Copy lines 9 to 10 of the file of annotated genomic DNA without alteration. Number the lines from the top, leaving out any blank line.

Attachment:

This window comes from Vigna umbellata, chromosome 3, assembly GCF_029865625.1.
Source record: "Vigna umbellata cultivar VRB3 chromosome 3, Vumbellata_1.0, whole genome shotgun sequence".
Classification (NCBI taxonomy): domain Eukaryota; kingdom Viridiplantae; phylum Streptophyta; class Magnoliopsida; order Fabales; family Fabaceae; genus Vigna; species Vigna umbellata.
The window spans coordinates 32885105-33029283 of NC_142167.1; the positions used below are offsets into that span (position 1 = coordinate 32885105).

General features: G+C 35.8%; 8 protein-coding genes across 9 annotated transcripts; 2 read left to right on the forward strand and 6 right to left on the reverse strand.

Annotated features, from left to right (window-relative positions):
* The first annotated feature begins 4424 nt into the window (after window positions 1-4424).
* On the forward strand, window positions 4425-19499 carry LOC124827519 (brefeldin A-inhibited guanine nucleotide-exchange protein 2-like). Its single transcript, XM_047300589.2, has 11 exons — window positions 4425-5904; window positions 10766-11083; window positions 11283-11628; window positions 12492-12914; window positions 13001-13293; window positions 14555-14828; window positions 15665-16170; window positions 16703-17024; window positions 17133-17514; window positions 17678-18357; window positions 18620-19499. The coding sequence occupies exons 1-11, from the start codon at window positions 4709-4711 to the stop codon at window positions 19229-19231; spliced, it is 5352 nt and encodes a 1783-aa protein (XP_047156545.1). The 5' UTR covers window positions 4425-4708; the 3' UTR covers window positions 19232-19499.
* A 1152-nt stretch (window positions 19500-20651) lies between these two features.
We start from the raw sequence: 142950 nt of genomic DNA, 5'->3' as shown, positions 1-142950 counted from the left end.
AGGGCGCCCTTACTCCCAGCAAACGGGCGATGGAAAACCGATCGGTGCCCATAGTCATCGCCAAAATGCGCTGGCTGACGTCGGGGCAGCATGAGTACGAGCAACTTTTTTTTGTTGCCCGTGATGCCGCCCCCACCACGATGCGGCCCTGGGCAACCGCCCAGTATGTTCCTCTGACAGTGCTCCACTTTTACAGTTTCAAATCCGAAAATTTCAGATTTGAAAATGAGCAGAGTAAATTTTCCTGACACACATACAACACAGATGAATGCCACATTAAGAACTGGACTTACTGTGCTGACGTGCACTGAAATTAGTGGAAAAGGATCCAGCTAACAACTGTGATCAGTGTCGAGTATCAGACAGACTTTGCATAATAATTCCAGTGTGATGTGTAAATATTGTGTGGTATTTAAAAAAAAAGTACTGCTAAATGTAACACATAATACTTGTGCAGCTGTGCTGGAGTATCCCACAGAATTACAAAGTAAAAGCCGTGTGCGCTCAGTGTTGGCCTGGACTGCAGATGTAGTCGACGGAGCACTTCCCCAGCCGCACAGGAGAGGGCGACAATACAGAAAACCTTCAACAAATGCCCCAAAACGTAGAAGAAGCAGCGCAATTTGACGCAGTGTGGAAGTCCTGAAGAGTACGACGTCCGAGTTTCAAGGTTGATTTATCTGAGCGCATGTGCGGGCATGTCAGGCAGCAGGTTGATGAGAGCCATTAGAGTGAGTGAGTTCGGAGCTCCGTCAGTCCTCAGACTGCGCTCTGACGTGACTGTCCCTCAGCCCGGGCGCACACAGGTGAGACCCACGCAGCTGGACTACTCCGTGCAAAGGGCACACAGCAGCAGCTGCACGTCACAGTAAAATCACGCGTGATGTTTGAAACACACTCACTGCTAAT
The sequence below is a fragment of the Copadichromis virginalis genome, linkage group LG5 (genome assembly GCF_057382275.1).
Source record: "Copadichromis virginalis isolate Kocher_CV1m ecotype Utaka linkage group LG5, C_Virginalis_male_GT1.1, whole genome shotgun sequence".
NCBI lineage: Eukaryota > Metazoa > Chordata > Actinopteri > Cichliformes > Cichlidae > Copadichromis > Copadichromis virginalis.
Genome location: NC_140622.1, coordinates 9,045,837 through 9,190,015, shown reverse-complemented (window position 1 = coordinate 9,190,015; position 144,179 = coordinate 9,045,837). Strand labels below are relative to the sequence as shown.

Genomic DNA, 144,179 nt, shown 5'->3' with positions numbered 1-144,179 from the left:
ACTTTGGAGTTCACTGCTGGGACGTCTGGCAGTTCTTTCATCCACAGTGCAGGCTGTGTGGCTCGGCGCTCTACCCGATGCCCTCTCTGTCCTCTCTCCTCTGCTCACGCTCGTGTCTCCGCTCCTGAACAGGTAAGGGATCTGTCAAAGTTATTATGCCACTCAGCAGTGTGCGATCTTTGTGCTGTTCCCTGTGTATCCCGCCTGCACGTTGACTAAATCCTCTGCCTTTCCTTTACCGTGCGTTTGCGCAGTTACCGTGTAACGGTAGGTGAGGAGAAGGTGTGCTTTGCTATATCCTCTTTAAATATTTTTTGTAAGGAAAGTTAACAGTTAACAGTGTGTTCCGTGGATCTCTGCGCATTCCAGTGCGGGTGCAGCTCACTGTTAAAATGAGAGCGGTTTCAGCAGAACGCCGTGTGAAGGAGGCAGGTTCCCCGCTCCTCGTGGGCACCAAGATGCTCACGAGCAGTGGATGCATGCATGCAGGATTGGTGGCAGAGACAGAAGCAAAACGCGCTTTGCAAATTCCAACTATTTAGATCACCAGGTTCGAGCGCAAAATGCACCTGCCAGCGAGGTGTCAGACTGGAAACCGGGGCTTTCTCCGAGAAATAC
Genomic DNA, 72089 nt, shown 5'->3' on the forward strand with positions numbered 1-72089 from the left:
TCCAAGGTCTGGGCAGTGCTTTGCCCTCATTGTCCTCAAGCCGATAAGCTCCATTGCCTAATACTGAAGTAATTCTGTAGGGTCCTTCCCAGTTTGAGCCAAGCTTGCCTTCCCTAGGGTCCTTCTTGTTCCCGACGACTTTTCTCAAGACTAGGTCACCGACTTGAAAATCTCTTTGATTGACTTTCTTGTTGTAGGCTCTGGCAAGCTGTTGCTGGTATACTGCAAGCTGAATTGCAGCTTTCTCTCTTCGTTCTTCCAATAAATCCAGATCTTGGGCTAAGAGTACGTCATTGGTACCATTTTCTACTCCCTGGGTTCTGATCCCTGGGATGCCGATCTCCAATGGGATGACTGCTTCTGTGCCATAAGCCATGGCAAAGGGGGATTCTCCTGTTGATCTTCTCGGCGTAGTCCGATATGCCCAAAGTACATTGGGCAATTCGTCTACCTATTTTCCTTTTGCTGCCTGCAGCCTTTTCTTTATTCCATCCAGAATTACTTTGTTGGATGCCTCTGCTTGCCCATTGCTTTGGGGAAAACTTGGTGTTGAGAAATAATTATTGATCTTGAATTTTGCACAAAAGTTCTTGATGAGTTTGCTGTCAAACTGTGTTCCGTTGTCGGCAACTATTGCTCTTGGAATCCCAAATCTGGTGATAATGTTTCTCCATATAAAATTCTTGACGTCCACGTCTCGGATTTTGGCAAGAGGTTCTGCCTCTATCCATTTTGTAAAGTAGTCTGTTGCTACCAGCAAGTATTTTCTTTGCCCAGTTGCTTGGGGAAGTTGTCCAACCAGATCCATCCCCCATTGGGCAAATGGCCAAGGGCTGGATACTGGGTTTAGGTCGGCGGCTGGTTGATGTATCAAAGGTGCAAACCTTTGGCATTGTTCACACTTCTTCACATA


* A 1152-nt stretch (window positions 19500-20651) lies between these two features.
We start from the raw sequence: 142950 nt of genomic DNA, 5'->3' as shown, positions 1-142950 counted from the left end.